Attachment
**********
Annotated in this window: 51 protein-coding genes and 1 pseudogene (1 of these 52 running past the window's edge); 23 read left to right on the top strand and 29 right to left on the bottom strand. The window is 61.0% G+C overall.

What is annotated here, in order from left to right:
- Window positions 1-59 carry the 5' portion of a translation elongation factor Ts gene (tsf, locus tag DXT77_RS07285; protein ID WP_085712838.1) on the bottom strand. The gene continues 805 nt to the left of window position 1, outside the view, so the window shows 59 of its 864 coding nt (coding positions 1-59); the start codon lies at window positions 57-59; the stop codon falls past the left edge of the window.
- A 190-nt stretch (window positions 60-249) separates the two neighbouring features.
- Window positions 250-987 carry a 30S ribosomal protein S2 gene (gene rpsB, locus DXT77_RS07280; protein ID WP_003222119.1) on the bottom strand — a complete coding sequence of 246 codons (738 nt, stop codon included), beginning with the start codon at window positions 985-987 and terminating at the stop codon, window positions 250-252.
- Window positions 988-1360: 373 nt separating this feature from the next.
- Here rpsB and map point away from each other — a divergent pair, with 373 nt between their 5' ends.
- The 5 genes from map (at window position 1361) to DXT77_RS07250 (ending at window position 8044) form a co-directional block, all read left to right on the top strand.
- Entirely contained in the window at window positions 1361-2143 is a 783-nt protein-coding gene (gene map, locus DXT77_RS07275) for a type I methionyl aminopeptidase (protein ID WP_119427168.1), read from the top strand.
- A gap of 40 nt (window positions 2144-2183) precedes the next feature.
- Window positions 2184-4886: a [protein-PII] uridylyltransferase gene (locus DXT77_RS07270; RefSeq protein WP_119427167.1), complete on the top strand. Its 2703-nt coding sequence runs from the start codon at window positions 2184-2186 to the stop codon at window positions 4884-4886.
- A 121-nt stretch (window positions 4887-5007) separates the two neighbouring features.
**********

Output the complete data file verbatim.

Annotated in this window: 51 protein-coding genes and 1 pseudogene (1 of these 52 running past the window's edge); 23 read left to right on the top strand and 29 right to left on the bottom strand. The window is 61.0% G+C overall.

What is annotated here, in order from left to right:
- Window positions 1-59 carry the 5' portion of a translation elongation factor Ts gene (tsf, locus tag DXT77_RS07285; protein ID WP_085712838.1) on the bottom strand. The gene continues 805 nt to the left of window position 1, outside the view, so the window shows 59 of its 864 coding nt (coding positions 1-59); the start codon lies at window positions 57-59; the stop codon falls past the left edge of the window.
- A 190-nt stretch (window positions 60-249) separates the two neighbouring features.
- Window positions 250-987 carry a 30S ribosomal protein S2 gene (gene rpsB, locus DXT77_RS07280; protein ID WP_003222119.1) on the bottom strand — a complete coding sequence of 246 codons (738 nt, stop codon included), beginning with the start codon at window positions 985-987 and terminating at the stop codon, window positions 250-252.
- Window positions 988-1360: 373 nt separating this feature from the next.
- Here rpsB and map point away from each other — a divergent pair, with 373 nt between their 5' ends.
- The 5 genes from map (at window position 1361) to DXT77_RS07250 (ending at window position 8044) form a co-directional block, all read left to right on the top strand.
- Entirely contained in the window at window positions 1361-2143 is a 783-nt protein-coding gene (gene map, locus DXT77_RS07275) for a type I methionyl aminopeptidase (protein ID WP_119427168.1), read from the top strand.
- A gap of 40 nt (window positions 2144-2183) precedes the next feature.
- Window positions 2184-4886: a [protein-PII] uridylyltransferase gene (locus DXT77_RS07270; RefSeq protein WP_119427167.1), complete on the top strand. Its 2703-nt coding sequence runs from the start codon at window positions 2184-2186 to the stop codon at window positions 4884-4886.
- A 121-nt stretch (window positions 4887-5007) separates the two neighbouring features.